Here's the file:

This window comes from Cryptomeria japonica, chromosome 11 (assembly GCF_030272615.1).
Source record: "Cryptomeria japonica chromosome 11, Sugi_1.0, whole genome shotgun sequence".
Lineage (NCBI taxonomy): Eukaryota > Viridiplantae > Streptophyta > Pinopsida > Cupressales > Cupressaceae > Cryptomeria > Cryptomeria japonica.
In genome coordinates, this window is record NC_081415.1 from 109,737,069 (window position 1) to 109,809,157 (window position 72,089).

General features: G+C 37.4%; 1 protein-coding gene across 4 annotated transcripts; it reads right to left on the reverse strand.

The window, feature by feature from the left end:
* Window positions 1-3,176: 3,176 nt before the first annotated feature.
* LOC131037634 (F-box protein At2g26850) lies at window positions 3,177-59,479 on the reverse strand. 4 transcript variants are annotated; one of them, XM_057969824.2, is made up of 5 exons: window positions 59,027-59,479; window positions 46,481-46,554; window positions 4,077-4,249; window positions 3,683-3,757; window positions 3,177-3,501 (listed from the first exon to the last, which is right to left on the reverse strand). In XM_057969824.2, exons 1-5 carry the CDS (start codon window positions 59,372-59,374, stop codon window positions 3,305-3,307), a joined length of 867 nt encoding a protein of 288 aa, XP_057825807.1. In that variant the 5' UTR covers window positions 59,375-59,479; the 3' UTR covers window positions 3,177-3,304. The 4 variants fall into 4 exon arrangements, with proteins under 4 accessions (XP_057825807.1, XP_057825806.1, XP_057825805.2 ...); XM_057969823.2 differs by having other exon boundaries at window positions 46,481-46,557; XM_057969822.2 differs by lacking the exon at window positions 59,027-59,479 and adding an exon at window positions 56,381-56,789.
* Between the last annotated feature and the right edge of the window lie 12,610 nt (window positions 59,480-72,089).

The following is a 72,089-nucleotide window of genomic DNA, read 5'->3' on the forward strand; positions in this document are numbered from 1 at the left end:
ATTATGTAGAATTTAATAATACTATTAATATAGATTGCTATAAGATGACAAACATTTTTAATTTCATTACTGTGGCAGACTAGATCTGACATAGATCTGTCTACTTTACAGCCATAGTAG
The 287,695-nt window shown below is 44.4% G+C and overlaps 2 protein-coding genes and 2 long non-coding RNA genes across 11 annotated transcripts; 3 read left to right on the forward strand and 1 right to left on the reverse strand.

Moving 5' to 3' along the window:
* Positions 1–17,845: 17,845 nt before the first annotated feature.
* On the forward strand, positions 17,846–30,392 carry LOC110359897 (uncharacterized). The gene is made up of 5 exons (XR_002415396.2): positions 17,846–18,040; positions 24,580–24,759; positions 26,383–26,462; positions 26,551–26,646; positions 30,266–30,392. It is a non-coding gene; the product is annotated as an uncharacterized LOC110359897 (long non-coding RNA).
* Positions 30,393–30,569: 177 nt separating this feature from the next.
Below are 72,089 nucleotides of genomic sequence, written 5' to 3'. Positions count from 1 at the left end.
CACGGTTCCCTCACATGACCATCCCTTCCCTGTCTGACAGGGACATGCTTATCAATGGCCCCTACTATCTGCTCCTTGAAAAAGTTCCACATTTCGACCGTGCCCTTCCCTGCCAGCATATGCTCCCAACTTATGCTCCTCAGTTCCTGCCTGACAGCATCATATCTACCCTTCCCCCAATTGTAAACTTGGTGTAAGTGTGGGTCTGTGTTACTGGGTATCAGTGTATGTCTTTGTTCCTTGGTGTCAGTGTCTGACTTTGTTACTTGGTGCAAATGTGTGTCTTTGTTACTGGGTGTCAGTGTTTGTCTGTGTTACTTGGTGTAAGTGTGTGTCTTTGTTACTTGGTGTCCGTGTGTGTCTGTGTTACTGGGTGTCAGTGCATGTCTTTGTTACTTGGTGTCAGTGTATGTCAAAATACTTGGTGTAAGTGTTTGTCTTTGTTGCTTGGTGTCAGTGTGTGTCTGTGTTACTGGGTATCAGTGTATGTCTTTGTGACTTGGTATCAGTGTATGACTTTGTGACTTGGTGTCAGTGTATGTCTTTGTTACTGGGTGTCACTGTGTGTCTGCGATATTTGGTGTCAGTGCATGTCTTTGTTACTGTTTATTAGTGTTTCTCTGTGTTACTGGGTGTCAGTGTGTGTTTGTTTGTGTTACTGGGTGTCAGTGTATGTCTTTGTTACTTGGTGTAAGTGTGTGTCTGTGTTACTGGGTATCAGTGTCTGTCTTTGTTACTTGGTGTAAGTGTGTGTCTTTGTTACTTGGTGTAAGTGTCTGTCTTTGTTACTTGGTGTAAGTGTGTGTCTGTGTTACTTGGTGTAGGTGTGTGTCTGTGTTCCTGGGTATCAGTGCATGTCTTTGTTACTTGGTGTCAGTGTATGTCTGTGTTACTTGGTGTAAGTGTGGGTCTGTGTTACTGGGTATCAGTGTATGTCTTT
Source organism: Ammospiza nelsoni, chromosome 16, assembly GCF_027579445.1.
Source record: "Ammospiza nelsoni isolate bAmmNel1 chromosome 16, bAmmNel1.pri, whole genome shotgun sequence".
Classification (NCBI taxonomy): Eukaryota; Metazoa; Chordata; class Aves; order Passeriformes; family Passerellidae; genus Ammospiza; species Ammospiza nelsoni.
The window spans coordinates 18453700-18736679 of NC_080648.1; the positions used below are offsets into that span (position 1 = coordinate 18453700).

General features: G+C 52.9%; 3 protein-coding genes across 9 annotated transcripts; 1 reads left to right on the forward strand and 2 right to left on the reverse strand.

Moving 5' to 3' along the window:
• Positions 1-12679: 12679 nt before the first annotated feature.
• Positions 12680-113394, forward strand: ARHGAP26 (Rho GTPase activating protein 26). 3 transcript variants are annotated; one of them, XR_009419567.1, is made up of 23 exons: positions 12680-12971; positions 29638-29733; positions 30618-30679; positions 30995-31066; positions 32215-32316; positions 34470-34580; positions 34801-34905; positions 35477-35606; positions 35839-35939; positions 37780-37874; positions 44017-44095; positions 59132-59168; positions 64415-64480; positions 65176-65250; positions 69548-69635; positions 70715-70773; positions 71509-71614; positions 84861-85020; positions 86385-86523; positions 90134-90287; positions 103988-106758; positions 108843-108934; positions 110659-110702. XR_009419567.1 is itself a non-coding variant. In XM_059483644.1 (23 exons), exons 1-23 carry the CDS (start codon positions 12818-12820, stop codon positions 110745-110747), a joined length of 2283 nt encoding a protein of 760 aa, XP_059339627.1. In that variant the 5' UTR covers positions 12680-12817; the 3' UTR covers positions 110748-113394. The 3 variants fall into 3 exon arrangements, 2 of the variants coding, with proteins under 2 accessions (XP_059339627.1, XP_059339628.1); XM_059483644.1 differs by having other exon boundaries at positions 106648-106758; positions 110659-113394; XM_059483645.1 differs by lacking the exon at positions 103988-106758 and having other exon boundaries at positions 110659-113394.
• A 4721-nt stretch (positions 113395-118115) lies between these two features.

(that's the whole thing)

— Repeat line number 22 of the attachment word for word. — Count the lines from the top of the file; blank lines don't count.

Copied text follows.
The window spans coordinates 18453700-18736679 of NC_080648.1; the positions used below are offsets into that span (position 1 = coordinate 18453700).